Sony, the company behind PlayStation, is helping to make gaming a more accessible space for people living with disability with their latest announcement of Project Leonardo at this year’s CES (Consumer Electronics Show).

CES has been around since 1967, bringing new heights to consumer electronics to the masses. Think mobile phones, gaming technology, cameras, accessories, and EVs (electric vehicles). Project Leonardo is Sony’s latest foray into making gaming a more accessible and inclusive space for people living with disability.

At CES, Sony announced it will be releasing a highly customisable and modular gaming controller for the PlayStation 5 console. The goal is to help remove the barriers that some people living with disability encounter when it comes to playing their favourite games.

The controller, which Sony says will work “out of the box”. It has been designed and developed in collaboration with key contributions from accessibility experts, community members, and game developers and works with other devices and accessibility accessories.

Sony joins a suite of other gaming companies and developers like Microsoft aiming to make gaming a more inclusive environment for the industry’s community.

Accessibility is an important aspect of inclusion in the Disability Sector. While some see it as a ‘buzz word’, many of us see it as a goal. Whether it’s equal building access or bringing in people of all abilities into their hobby of choice, accessibility is key. This is no different in the gaming industry.

Accessible controllers aren’t a new innovation, but to date, they haven’t been made by many popular developers, and they are, for the most part, custom solutions.

For Sony, Project Leonardo aims to remove many of the barriers that people of all abilities may face when it comes to dexterity and accessibility in gaming.

Paul Phillips, a person living with disability and operating as an Accessibility Consultant on the Project, said the release of a fully customisable controller like this is a big leap forward for inclusion of people with all abilities to play their favourite games.

“If there wasn’t accessibility in gaming, it would be extremely difficult, if not impossible, for people like myself to play,” he said.

Zoe, diagnosed with Ewing Sarcoma in 2011 – a rare type of cancer that occurs in bones or in the soft tissue around the bones, has been gaming since 2009 when the first Borderlands game launched.

As part of her treatment, she had part of her left hand amputated and subsequently lost a finger and some surrounding bone tissue which has left her with phantom pain sensations and neuropathy resulting from the formation of neuromas [1].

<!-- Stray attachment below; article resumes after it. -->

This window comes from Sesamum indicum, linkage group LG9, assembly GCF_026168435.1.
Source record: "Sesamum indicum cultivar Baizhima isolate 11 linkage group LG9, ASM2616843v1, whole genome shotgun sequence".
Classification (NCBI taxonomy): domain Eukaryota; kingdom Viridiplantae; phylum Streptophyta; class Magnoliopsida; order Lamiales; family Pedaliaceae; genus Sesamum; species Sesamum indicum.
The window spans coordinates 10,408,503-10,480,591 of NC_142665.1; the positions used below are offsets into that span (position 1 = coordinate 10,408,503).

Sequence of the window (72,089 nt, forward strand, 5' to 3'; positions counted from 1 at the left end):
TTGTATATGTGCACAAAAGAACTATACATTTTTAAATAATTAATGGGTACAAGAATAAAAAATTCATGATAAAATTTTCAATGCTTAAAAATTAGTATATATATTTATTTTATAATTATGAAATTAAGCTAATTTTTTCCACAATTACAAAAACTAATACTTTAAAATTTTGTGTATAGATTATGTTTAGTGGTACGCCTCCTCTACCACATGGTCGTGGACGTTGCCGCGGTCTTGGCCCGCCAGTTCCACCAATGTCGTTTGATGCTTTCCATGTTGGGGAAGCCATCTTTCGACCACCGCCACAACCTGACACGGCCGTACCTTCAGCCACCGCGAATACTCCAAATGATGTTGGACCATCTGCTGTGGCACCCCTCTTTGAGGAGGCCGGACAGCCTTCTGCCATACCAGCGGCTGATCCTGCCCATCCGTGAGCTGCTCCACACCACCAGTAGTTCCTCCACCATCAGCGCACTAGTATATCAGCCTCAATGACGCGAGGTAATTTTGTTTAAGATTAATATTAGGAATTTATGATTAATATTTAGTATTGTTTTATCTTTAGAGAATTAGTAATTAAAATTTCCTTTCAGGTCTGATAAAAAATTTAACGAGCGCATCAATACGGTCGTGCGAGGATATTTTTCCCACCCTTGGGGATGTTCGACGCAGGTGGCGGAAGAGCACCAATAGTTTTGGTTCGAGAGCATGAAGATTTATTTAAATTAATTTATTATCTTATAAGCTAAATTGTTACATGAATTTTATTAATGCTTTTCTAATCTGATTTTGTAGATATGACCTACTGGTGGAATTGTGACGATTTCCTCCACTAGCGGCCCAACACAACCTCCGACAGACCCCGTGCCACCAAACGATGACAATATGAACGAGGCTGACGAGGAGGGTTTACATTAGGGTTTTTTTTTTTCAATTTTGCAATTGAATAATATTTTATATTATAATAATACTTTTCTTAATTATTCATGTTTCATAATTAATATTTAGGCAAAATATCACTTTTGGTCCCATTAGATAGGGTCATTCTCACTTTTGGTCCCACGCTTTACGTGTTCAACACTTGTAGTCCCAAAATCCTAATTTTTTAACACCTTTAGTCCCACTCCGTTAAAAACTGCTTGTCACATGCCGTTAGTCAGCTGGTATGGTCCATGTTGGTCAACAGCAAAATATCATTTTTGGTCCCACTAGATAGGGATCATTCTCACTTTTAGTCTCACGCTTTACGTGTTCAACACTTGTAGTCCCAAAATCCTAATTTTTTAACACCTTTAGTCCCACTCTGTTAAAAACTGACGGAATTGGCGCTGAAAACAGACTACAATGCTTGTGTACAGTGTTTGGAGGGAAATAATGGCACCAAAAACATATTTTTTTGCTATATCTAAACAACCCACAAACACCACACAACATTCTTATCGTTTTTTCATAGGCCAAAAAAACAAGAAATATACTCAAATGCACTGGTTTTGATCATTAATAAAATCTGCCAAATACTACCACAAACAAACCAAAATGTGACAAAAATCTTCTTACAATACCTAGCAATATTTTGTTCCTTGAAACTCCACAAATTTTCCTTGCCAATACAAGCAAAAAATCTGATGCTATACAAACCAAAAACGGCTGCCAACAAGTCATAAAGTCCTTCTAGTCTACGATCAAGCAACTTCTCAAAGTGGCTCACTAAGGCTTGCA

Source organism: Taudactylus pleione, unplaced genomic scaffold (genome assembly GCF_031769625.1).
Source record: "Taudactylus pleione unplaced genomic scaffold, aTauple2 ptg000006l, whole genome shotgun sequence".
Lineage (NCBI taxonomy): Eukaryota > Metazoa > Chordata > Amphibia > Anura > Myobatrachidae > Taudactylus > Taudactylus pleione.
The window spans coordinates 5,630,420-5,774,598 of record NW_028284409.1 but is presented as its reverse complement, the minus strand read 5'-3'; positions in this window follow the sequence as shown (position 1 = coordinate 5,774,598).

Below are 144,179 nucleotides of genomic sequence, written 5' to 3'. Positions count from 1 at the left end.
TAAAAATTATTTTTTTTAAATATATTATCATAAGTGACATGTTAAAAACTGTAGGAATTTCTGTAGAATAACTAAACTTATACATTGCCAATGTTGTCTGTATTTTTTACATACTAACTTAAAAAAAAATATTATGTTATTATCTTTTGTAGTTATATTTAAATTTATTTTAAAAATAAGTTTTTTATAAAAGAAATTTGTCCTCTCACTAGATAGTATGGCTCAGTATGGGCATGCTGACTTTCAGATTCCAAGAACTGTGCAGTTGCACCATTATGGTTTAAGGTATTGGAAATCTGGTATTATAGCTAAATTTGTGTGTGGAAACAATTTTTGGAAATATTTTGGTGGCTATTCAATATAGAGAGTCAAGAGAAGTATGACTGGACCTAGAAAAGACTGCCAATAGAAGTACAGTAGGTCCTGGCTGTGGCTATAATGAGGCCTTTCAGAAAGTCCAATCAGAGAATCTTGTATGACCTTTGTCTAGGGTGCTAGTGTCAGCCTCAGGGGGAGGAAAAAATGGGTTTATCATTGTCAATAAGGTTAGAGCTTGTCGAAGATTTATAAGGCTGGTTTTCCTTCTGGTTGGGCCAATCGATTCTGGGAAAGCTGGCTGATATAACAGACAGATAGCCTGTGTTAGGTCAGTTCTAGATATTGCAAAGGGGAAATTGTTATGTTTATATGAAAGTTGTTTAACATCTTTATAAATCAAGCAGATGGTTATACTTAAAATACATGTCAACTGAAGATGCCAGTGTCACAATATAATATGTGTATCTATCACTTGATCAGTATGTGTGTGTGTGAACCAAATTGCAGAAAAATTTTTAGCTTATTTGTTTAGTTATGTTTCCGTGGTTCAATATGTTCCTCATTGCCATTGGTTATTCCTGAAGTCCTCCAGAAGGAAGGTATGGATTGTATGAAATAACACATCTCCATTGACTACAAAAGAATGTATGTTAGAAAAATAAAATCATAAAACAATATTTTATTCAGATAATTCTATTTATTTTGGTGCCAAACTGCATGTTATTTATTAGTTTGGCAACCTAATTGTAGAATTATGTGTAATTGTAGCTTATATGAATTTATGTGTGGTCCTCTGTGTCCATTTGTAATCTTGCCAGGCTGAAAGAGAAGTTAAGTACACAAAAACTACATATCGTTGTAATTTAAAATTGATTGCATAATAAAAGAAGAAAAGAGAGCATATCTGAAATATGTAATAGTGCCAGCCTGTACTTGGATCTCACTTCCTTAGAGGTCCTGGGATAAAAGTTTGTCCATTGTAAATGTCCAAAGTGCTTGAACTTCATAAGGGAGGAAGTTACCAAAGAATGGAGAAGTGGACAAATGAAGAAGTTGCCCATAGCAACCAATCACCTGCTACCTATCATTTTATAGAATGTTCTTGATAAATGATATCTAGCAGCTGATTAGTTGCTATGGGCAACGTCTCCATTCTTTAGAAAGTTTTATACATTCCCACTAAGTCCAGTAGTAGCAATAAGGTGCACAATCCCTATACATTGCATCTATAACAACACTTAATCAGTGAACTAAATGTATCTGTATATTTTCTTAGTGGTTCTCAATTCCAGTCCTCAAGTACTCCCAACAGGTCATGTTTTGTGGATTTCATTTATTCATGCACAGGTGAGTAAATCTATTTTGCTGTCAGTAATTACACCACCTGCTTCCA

“Due to the cancer treatment, the loss of part of my hand, and the subsequent neuropathy, it is often harder for me to do certain things and perform certain movements,” she said.

“The shape of traditional PlayStation controllers often causes undue pressure and pain in the palm of my hand so I have to grip the controller in an often non-standard and unnatural way to be as comfortable as I can make it.”

She said there are some games she “simply can’t play” due to limitations with hardware or in-game keybind mapping support, but the announcement of Project Leonardo brings her some hope for the future of the gaming industry’s drive for inclusion of people with a disability.

“Even though my experiences could be considered fairly minor in comparison to other amputees, it is still something that effects my day-to-day, and gaming is meant to be a break from that, right?” she said.

“By taking the initiative to make a fully modular controller, people living with disability, chronic pain, or other uncomfortable and often debilitating conditions can tailor their experience to be exactly what they need it to be.”

Zoe noted that Sony’s foray into making gaming more accessible may prompt a movement for other companies to start producing inclusive hardware peripherals for other gaming platforms like PC.

“I’m hoping the demand for accessible peripherals will make the gaming world something everyone can take part in,” she said.

“By driving demand for things such as Project Leonardo, I’m hopeful that other gaming companies will notice and take the initiative to design non-normative peripherals with advice from disability communities to make gaming something that is inclusive to everybody.”

Sony Interactive Entertainment president and CEO Jim Ryan told WIRED the company’s mission is to use technology and innovation to make gaming “more accessible for everyone”.

“We’re working toward a future where players of all abilities can share in the joy of gaming,” said Ryan, “Whether through in-game accessibility settings, platform UI features, or new products like Project Leonardo […] our hope is that the gaming industry will become even more inclusive.”

At the time of writing, PlayStation has not announced a release date or price for Project Leonardo.

To learn more about the launch of Project Leonardo, click here.

*Images credit: ©2023 Sony Interactive Entertainment Inc.

[1] A neuroma is a disorganised growth of nerve cells at the site of a nerve injury. A neuroma occurs after a nerve is partially or completely disrupted. (Massachusetts General Hospital)

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